Levin: One thing I think that’s particularly inspirational about your work is your emphasis on getting to the bottom of the facts and being a detective as you’ve sometimes called yourself. Are you worried that we’re entering a time when the truth is starting to have diminishing value in our discourse?
Goldin: I would hope not. That’s where I would leave it.
Levin: At Cornell and beyond, there’s a lot of disinformation going around about a lot of social issues, whether that’s climate science or the gender pay gap. What would you say to people who are getting their information from disreputable sources? And what is your personal advice on getting to the facts and learning?
Goldin: I think we have to support good investigative journalism. I think that it is absolutely crucial that what we researchers do is then put out into the public eye by good journalists and good journalists who themselves do good detective work. You know, Robert Caro, who’s written phenomenal books on The Power Broker, his books on Lyndon Johnson. He began at Newsday as an investigative journalist, and he is someone who writes to dig up. I mean, he works in archives. He works with primary source materials. There is no substitute for that type of work. And that’s the type of work that we have to support.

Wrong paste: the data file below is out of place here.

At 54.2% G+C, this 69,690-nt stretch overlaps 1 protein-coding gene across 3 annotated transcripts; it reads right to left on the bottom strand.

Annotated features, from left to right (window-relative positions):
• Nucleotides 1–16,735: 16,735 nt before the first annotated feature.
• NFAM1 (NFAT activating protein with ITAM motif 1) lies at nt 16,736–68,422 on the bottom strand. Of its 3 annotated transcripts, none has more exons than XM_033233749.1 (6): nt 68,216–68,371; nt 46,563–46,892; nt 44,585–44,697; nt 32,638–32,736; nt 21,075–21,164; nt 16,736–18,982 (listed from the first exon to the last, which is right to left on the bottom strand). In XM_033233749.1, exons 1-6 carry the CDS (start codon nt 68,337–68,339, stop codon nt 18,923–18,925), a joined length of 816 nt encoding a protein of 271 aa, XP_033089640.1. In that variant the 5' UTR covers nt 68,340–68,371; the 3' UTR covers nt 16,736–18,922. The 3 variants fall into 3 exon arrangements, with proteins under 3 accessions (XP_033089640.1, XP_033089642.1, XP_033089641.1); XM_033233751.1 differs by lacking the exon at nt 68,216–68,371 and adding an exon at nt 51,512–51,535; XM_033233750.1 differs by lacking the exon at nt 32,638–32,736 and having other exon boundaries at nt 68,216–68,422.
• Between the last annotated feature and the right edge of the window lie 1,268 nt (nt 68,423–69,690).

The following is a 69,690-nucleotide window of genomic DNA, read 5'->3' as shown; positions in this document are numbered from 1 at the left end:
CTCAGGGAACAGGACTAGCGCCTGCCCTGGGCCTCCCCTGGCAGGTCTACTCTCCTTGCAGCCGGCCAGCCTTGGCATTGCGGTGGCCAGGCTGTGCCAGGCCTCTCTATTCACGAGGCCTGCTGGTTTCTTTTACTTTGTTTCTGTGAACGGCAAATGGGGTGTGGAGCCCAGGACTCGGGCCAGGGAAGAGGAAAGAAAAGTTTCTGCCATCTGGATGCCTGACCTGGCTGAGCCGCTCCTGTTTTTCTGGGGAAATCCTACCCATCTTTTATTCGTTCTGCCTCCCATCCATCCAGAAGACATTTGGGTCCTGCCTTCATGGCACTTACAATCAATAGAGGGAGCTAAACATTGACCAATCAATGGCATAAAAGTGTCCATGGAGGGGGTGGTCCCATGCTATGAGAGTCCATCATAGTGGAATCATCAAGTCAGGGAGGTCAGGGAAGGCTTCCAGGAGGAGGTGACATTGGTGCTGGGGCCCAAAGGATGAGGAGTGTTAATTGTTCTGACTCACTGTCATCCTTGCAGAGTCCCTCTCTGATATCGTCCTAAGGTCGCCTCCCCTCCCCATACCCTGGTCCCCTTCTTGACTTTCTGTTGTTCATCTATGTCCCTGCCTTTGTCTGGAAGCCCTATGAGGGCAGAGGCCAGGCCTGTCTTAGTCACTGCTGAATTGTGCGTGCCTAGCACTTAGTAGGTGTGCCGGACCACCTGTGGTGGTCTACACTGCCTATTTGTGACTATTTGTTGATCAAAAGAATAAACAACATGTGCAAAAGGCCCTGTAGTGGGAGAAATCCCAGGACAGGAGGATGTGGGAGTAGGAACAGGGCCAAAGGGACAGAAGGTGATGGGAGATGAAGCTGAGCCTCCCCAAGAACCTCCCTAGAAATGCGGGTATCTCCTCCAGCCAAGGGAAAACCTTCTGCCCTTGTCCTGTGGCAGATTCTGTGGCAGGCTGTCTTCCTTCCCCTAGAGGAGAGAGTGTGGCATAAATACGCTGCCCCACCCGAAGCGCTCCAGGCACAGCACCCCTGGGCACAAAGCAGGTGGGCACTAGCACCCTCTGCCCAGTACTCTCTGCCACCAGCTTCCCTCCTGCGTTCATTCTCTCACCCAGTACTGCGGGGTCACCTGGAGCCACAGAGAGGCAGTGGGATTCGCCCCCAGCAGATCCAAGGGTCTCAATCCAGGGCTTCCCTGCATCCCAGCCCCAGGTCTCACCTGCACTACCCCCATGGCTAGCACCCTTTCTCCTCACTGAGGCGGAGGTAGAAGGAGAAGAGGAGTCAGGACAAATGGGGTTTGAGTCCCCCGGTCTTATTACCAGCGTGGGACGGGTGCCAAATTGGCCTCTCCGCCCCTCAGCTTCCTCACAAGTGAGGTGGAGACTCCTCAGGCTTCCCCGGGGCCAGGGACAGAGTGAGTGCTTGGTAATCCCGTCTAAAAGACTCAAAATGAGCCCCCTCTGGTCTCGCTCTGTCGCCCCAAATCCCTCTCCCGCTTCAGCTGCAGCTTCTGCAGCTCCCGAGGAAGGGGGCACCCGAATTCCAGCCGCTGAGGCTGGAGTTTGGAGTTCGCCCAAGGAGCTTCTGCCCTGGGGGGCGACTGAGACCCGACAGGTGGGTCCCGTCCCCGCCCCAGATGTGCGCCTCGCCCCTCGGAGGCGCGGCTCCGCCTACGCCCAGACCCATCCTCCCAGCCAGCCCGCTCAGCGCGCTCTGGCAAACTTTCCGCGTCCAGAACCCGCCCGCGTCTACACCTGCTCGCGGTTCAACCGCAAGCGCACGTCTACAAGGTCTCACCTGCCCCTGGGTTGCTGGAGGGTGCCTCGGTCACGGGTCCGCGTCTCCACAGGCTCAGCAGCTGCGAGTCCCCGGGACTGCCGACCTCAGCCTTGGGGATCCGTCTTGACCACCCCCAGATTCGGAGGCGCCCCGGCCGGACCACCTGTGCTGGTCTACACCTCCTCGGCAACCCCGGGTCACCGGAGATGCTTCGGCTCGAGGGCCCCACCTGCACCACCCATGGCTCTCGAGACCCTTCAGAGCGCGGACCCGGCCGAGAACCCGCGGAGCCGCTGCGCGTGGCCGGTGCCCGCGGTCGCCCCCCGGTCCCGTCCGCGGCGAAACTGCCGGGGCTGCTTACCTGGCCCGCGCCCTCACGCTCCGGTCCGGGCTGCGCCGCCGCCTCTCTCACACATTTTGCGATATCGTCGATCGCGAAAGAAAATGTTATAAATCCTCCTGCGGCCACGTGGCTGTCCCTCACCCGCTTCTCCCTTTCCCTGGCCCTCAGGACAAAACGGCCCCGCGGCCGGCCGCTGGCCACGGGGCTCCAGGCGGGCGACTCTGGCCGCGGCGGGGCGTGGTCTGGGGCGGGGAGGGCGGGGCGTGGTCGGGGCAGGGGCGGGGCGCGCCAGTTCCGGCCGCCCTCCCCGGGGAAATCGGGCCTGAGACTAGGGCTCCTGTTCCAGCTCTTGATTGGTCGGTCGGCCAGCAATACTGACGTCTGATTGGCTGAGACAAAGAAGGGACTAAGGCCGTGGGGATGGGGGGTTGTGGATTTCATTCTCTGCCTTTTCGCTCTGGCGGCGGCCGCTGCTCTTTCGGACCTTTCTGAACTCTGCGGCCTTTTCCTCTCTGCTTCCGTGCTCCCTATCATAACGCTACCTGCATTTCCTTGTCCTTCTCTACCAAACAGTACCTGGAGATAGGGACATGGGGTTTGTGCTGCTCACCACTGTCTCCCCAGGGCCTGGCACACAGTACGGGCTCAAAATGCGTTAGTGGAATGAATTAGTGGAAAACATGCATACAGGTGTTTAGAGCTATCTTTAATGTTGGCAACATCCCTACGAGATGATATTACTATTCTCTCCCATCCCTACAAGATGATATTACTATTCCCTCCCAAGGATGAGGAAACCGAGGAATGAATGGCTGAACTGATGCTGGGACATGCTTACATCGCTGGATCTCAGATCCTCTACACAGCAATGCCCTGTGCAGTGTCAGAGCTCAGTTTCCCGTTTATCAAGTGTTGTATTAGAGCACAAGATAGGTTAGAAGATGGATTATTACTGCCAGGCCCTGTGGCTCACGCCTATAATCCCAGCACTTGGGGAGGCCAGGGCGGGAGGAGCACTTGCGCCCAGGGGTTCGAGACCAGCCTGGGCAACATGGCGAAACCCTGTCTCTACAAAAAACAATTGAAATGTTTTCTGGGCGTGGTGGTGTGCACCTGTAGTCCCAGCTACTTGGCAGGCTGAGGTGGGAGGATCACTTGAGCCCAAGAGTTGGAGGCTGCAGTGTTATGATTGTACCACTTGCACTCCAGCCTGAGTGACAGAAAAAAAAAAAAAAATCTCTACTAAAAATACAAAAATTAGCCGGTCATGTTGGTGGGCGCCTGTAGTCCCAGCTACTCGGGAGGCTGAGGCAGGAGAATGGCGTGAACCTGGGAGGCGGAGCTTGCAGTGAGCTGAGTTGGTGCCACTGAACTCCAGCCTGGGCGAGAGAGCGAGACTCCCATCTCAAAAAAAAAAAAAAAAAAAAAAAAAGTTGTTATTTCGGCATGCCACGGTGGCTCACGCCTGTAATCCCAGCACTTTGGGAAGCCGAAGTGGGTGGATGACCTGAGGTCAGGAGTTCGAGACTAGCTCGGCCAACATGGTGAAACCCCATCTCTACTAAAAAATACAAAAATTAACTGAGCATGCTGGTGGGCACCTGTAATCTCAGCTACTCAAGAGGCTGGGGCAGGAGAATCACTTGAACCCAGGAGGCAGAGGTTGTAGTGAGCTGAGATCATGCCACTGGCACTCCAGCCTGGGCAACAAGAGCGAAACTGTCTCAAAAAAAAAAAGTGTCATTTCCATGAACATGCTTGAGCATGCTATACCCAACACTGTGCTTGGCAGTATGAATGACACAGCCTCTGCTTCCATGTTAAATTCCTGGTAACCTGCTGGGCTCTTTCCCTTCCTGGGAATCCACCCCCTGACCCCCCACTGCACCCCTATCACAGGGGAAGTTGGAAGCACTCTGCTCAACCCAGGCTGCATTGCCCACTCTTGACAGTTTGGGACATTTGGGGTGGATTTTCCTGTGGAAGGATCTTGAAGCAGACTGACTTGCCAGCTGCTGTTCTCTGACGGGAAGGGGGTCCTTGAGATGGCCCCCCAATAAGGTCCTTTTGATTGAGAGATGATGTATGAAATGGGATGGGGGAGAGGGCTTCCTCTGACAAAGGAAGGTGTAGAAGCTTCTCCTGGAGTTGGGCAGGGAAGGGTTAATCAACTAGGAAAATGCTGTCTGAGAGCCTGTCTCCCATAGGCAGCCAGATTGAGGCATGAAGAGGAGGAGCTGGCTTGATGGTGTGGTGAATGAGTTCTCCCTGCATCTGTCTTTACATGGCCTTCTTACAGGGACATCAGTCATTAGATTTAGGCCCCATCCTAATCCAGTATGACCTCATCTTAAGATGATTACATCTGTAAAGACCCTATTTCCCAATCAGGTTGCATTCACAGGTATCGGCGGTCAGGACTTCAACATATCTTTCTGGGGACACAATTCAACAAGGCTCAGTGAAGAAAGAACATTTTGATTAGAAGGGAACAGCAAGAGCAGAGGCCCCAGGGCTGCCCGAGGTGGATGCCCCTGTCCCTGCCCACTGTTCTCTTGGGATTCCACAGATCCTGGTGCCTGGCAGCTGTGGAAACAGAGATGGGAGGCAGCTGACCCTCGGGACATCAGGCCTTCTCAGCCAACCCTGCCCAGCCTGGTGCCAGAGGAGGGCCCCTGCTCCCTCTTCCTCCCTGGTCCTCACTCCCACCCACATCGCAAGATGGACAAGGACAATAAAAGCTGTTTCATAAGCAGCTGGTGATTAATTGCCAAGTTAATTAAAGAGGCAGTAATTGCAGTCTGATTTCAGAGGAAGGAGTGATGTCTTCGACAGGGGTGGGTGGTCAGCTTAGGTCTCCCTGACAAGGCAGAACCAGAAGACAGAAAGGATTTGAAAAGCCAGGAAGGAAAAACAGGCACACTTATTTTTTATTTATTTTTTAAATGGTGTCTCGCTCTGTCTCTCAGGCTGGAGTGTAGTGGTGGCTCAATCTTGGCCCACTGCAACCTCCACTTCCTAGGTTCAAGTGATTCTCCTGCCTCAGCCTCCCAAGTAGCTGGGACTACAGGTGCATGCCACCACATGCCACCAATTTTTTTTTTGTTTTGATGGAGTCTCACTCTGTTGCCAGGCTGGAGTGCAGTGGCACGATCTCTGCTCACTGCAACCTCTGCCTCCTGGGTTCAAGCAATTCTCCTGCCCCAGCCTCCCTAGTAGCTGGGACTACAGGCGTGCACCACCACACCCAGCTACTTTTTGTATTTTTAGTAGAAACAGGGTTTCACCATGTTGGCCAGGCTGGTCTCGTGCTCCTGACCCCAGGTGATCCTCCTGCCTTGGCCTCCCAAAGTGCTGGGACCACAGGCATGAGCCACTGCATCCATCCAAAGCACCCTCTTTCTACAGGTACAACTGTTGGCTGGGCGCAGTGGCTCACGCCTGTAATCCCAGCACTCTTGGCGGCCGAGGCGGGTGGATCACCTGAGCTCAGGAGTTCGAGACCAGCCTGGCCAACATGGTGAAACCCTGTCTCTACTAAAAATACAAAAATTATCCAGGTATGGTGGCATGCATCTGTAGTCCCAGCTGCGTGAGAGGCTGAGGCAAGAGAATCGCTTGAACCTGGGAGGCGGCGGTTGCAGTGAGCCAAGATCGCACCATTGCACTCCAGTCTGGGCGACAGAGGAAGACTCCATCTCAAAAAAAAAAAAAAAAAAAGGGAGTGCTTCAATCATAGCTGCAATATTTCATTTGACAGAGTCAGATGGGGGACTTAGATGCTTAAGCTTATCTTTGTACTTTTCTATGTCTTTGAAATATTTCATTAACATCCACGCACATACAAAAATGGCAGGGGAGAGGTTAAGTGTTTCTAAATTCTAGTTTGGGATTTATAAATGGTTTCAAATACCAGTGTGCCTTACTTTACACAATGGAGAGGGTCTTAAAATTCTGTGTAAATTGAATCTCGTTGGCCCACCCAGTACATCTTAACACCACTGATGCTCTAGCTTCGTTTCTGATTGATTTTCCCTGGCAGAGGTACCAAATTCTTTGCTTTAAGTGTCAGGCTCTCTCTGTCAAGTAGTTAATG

Levin: To round off this interview, I’d like to ask: Is there any message that you have to the Cornell community, your alma mater, in general?
Goldin: Cornell occupies a very, very special place in my life, but also in the lives of many women. Cornell was coeducational from the very, very beginning, in some hilarious manner. Although it was coed, there weren’t any women’s dorms at first. And then Sage gave money to build a women’s dorm. And so Cornell was really coeducational and had women from just about the very, very start and was, you know, a superior institution that has both the private and the public sector. Cornell, to me, is just about everything, tucked away in the Shangri-La of the hills. I mean, for me, a kid from the Bronx, I went to Cornell and I never wanted to leave.
Levin: I just wanted to say, Dr. Goldin, that I can speak on behalf of the entire Cornell community in congratulating you on your recent Nobel Prize win. And I just wanted to thank you so much for taking the time to talk to me today.
Goldin: Well, it was really, really great talking to you and thinking back on my wonderful years at Cornell.
Gabriel Levin is a second-year student in the College of Arts & Sciences and an Opinion columnist. He can be reached at [email protected].